4.1 What processes do expert writers use? (LO 4-1) 4.2 How is revision different from editing? From proofreading?
(LO 4-4)4.3 What are good strategies for overcoming writer’s block? Procrastination? (LO 4-8)
Realize that the first draft can be revised. • Write regularly. • Break big jobs into small chunks. • Have clear goals focusing on purpose and audience. • Have several different strategies to choose from.
Use rules flexibly. • Wait to edit until after the draft is complete.
Research shows that experts differ from novices in identifying and analyzing the initial problem more effectively, understanding the task more broadly and deeply, drawing from a wider repertoire of strategies, and seeing patterns more clearly. Experts actually composed more slowly than novices, perhaps because they rarely settled for work that was just “OK.” Finally, experts were better at evaluating their own work.2
Thinking about the writing process and consciously adopting “expert” processes will help you become a better writer.
Measure draft against PAIBOC questions and against principles of business communication. Revise draft. Ask for feedback. Revise draft based on feedback.
Edit to catch grammatical errors. Run spell-check. Proof by eye. Initial memo.
Duplicate and distribute document.How can I overcome writer’s block and procrastination? LO 4-8
? Talk, participate, and practice. Reward yourself for activities that lead to writing. According to psychologist Robert Boice, a combination of five actions works best to over-
come writer’s block:12
Participate actively in the organization and the community. The more you talk to people, the more you interact with some of your audiences, the more you learn about the company, its culture, and its context, the easier it will be to write—and the better your writing will be.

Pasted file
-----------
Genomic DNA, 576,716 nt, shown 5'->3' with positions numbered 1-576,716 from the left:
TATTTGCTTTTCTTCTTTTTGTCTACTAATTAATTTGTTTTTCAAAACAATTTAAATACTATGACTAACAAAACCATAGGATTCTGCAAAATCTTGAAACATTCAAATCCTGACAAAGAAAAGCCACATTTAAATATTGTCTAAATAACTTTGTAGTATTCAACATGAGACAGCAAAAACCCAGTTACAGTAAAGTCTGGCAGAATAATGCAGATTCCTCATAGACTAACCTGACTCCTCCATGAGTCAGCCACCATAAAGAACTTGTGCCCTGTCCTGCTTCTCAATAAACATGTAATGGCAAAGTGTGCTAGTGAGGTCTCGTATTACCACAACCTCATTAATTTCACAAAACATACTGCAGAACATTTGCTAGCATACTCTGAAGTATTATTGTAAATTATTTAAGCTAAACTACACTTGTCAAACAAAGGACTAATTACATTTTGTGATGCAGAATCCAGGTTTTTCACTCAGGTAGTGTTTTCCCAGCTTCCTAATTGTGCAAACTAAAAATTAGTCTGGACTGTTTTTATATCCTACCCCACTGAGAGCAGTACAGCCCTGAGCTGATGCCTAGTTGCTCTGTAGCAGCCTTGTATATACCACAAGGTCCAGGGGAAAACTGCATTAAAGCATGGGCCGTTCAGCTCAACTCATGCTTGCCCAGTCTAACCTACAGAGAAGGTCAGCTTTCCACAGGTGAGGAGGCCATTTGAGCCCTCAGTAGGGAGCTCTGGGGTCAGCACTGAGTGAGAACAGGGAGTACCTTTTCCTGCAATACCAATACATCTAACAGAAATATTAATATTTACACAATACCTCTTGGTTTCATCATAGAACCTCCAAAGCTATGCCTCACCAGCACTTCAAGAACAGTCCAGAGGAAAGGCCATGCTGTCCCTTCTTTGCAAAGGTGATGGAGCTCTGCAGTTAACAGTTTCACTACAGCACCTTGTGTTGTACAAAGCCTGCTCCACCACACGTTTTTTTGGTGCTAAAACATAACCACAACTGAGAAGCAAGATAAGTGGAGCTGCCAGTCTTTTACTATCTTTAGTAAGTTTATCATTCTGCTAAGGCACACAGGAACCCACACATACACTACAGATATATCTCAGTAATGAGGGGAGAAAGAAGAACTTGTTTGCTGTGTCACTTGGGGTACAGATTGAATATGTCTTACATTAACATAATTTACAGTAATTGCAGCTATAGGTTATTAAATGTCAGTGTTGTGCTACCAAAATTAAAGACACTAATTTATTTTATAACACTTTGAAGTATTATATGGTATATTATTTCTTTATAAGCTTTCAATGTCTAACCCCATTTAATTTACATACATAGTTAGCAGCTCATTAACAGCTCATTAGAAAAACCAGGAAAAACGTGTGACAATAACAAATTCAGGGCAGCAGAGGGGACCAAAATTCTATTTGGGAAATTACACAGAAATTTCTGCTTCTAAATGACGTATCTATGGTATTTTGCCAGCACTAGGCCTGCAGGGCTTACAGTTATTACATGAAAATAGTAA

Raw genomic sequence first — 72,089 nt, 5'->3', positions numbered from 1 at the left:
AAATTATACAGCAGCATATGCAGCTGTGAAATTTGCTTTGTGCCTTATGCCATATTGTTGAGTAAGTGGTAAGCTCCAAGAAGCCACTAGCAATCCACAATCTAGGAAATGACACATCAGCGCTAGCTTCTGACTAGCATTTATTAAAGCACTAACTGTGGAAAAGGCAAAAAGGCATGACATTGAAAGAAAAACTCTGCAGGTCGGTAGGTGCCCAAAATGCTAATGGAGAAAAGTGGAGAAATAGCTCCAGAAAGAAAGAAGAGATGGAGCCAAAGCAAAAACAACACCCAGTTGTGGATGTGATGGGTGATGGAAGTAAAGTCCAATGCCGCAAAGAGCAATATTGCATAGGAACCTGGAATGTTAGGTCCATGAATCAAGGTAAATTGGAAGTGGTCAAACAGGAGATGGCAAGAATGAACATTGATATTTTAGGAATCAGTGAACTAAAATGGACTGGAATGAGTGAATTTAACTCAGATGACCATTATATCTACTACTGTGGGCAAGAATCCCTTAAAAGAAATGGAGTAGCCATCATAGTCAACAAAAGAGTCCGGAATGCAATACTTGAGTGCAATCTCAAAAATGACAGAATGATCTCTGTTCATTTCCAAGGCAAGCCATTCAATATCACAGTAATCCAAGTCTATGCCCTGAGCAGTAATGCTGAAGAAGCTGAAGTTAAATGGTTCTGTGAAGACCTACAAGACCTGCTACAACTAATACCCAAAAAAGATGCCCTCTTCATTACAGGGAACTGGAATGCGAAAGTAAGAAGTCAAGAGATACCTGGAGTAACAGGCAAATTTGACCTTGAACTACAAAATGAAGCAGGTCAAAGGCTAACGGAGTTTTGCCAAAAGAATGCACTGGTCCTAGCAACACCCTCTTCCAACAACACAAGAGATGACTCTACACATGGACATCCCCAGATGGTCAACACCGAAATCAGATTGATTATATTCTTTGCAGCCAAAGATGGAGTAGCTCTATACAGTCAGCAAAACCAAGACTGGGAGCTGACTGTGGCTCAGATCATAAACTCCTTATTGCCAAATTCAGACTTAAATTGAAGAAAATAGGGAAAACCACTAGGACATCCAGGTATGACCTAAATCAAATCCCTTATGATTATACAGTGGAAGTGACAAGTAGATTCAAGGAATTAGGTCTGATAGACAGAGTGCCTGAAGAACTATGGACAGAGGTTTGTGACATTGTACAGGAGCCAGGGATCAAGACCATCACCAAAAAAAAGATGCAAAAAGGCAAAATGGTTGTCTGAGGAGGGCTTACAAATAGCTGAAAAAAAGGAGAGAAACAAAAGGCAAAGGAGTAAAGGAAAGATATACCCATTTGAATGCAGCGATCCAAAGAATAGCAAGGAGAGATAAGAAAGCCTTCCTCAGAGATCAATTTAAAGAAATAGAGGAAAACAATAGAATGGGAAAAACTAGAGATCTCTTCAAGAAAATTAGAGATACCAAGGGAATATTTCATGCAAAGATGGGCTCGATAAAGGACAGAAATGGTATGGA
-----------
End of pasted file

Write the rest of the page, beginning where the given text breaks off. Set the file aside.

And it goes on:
Practice writing regularly and in moderation. • Learn as many strategies as you can. Good writers have a “bag of tricks” to draw on;
they don’t have to “reinvent the wheel” in each new situation. This book suggests many
strategies and patterns. Try them; memorize them; make them your own. • Talk positively to yourself: “I can do this.” “If I keep working, ideas will come.” “It
doesn’t have to be wonderful; I can always make it better later.” • Talk about writing to other people. Value the feedback you get from your boss. Talk
to your boss about writing. Ask him or her to share particularly good examples— from anyone in the organization. Find colleagues at your own level and talk about the writing you do. Do different bosses value different qualities? What aspects of your own boss’s preferences are individual and which are part of the discourse community of the organization? Talking to other people expands your repertoire of strategies and helps you understand the discourse community in which you write.
To avoid procrastination, modify your behavior by rewarding yourself for activities that lead to writing:
LOCKER (2017). Business Communication: Building Critical Skills (6th Edition). McGraw-Hill Higher Education (US). https://yuzu.vitalsource.com/books/0077637208Use this as your reference please.
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